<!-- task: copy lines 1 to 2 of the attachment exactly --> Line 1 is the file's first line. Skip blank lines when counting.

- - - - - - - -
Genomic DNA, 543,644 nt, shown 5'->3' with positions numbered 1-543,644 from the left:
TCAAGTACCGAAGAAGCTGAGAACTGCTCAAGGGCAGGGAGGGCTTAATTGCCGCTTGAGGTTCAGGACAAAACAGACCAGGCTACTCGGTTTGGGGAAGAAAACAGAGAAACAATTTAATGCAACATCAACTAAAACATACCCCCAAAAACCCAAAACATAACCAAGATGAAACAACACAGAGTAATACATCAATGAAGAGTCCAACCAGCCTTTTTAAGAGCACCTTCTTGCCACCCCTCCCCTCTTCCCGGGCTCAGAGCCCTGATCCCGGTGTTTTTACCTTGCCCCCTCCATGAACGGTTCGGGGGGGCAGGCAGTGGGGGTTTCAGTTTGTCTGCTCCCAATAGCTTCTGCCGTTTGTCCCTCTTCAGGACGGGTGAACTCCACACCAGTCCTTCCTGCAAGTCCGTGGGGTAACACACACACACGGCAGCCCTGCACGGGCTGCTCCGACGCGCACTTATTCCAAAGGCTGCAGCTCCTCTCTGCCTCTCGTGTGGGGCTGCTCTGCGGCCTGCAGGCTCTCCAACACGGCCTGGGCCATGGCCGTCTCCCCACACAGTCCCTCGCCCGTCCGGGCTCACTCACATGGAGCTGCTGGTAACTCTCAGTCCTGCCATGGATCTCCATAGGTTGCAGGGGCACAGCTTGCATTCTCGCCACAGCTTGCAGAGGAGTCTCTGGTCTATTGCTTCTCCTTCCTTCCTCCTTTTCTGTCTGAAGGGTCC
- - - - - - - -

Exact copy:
Genomic DNA, 543,644 nt, shown 5'->3' with positions numbered 1-543,644 from the left:
TCAAGTACCGAAGAAGCTGAGAACTGCTCAAGGGCAGGGAGGGCTTAATTGCCGCTTGAGGTTCAGGACAAAACAGACCAGGCTACTCGGTTTGGGGAAGAAAACAGAGAAACAATTTAATGCAACATCAACTAAAACATACCCCCAAAAACCCAAAACATAACCAAGATGAAACAACACAGAGTAATACATCAATGAAGAGTCCAACCAGCCTTTTTAAGAGCACCTTCTTGCCACCCCTCCCCTCTTCCCGGGCTCAGAGCCCTGATCCCGGTGTTTTTACCTTGCCCCCTCCATGAACGGTTCGGGGGGGCAGGCAGTGGGGGTTTCAGTTTGTCTGCTCCCAATAGCTTCTGCCGTTTGTCCCTCTTCAGGACGGGTGAACTCCACACCAGTCCTTCCTGCAAGTCCGTGGGGTAACACACACACACGGCAGCCCTGCACGGGCTGCTCCGACGCGCACTTATTCCAAAGGCTGCAGCTCCTCTCTGCCTCTCGTGTGGGGCTGCTCTGCGGCCTGCAGGCTCTCCAACACGGCCTGGGCCATGGCCGTCTCCCCACACAGTCCCTCGCCCGTCCGGGCTCACTCACATGGAGCTGCTGGTAACTCTCAGTCCTGCCATGGATCTCCATAGGTTGCAGGGGCACAGCTTGCATTCTCGCCACAGCTTGCAGAGGAGTCTCTGGTCTATTGCTTCTCCTTCCTTCCTCCTTTTCTGTCTGAAGGGTCC